"This lawsuit is borne out of Duke and Durham's sustained wrongdoing and callous conduct against the players over many months in 2006 and 2007," attorney Chuck Cooper told reporters at a Washington news conference. ...


The N&O began - - - -

The latest Duke lacrosse suit got off to a big start Thursday with publicists, lawyers of national renown, a media blitz at the National Press Club and a lawsuit with its own Web site.

The 38 members of the 2006 Duke lacrosse team who filed the suit in federal court say their reputations were damaged by their association to an escort service dancer's phony gang-rape allegations.

The players chose not to appear at the news conference, said Bob Bork Jr., the group's hired publicist, because they don't want to attract attention. ... _____________________________

In truth, folks, Bork never said anything like what the N&O attributed to him. That's documented in this post which also documents another major N&O error.

You can view and listen to what Bork actually said in this press conference video. The audio quality’s excellent; Bork’s relevant remarks occur in the tape’s first minute or two.

How could anyone not understand Bork’s very clear explanation that many of the players were at distant schools, one was training as a Ranger prior to deploying to Iraq, and all of them “understandably concerned about retribution and negative, maybe even slanderous media coverage … after what they endured for 13 months in 2006 and 2007?”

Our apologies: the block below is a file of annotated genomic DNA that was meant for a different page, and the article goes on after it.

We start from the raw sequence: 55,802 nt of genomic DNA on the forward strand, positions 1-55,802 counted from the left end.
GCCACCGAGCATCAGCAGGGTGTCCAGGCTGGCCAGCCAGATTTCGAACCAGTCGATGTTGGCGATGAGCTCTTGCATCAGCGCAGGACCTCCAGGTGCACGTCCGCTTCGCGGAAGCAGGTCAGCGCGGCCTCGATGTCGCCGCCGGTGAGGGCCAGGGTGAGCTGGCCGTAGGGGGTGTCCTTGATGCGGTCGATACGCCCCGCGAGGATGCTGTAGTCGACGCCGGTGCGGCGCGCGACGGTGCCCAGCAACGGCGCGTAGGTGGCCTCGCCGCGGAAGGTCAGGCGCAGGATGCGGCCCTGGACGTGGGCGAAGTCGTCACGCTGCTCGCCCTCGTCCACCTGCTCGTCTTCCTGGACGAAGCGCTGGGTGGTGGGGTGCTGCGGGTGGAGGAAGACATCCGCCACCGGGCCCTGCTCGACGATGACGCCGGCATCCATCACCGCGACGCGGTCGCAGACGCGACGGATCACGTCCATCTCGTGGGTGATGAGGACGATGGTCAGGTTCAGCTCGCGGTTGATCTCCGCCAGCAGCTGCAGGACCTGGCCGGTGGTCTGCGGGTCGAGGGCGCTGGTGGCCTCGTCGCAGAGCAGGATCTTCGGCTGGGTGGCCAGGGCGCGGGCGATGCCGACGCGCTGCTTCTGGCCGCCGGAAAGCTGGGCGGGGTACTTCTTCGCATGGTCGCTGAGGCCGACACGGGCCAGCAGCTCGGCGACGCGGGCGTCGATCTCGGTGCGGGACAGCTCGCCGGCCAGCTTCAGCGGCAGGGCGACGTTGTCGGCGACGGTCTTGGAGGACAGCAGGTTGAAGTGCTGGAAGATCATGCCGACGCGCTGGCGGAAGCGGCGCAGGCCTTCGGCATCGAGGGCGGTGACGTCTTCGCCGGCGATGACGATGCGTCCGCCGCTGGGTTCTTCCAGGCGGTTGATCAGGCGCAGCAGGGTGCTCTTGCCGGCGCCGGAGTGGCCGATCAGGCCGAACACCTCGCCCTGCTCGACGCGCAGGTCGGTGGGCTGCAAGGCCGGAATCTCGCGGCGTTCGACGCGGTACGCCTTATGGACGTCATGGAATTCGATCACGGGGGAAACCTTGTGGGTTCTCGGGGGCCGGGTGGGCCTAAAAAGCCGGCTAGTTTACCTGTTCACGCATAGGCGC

The N&O understood what Bork said.

But the N&O decided its interests were best served by snark-framing a very serious and information-laden news conference in which one of America’s most respected attorneys spoke at length about the suit and then took questions from reporters.

So the N&O framed the story for its readers, and everyone else who read it from the AP wire, as about getting “off to a big start Thursday with publicists, lawyers of national renown, a media blitz at the National Press Club and a lawsuit with its own Web site.”

When a newspaper does something like that, does it surprise you that it also “reports” the players weren’t there because they didn’t want to call attention to themselves? Makes them look ridiculous, doesn’t it?

And if you say the explanation was provided by the players “hired publicist,” that makes the players look not only ridiculous, but disingenuous.

Message to Bork: I'm sure you know the N&O distorted what you said because that helped it once again slime the players and their families.

Message to the players and their families: I’m sorry the N&O hasn’t gotten better since spring 2006.

Message to everyone else: The N&O never wanted to see the day this suit’s complaint was filed.